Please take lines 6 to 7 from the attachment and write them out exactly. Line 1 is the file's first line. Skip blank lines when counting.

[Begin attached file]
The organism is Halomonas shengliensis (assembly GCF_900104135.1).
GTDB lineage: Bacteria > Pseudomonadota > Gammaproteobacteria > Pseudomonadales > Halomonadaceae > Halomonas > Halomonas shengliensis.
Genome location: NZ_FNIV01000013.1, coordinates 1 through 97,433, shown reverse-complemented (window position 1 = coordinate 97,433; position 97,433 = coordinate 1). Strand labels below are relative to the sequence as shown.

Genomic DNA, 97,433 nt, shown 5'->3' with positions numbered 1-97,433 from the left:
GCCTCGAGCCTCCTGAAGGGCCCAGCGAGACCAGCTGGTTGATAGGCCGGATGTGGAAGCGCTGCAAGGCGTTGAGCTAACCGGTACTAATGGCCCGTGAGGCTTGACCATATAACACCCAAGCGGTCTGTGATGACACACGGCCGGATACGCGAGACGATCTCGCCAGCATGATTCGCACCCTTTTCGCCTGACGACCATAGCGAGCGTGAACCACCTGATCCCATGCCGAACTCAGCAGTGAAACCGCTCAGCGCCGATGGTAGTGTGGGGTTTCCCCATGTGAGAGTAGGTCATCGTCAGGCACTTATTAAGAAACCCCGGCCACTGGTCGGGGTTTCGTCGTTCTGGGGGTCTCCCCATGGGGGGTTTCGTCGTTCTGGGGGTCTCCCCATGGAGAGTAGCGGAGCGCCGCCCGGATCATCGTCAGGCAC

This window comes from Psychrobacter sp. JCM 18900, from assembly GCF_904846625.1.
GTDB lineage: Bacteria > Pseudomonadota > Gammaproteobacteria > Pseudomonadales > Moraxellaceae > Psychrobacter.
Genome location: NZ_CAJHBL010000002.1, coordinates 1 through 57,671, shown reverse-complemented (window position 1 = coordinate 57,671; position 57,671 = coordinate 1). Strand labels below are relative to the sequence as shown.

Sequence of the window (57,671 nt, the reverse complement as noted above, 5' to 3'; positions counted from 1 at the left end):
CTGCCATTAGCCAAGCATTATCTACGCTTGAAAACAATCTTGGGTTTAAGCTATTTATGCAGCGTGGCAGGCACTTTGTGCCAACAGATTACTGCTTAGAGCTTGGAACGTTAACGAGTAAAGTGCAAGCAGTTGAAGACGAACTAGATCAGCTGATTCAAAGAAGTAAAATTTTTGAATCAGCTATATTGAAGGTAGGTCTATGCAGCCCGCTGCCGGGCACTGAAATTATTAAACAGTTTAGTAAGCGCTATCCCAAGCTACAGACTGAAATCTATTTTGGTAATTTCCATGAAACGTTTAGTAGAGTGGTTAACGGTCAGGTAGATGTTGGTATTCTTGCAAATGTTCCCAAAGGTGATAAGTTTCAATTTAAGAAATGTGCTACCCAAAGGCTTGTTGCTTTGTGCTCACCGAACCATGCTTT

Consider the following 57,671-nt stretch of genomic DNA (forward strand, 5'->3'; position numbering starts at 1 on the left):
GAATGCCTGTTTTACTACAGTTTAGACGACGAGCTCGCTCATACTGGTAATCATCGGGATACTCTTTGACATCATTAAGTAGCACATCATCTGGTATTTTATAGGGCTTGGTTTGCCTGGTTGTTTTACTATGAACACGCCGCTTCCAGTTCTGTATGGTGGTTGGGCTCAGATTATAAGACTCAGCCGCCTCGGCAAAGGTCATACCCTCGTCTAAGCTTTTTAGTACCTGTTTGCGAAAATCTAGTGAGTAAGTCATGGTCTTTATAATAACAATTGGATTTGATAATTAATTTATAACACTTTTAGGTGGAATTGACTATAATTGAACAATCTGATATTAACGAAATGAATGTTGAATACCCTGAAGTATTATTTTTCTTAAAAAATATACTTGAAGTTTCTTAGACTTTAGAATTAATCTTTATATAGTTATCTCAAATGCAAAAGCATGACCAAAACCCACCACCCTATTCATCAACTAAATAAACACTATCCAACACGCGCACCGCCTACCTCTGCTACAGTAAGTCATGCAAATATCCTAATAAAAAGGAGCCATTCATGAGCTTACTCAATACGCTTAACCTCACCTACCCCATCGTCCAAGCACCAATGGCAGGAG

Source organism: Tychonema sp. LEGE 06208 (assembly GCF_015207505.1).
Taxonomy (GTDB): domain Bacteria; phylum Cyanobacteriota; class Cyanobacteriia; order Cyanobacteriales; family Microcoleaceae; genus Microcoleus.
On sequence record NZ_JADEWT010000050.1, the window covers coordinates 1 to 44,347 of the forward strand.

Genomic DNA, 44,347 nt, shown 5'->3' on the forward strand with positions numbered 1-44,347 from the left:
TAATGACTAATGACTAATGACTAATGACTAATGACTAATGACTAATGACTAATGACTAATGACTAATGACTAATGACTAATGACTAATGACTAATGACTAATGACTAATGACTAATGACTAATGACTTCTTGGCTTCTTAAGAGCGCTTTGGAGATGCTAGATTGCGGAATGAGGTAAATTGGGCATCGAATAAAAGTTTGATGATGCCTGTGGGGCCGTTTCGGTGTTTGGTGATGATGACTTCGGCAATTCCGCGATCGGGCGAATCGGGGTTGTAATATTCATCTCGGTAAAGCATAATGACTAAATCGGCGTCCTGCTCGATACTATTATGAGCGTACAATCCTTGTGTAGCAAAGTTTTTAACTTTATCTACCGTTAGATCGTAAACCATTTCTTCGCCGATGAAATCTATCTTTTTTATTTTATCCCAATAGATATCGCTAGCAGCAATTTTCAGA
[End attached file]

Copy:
This window comes from Psychrobacter sp. JCM 18900, from assembly GCF_904846625.1.
GTDB lineage: Bacteria > Pseudomonadota > Gammaproteobacteria > Pseudomonadales > Moraxellaceae > Psychrobacter.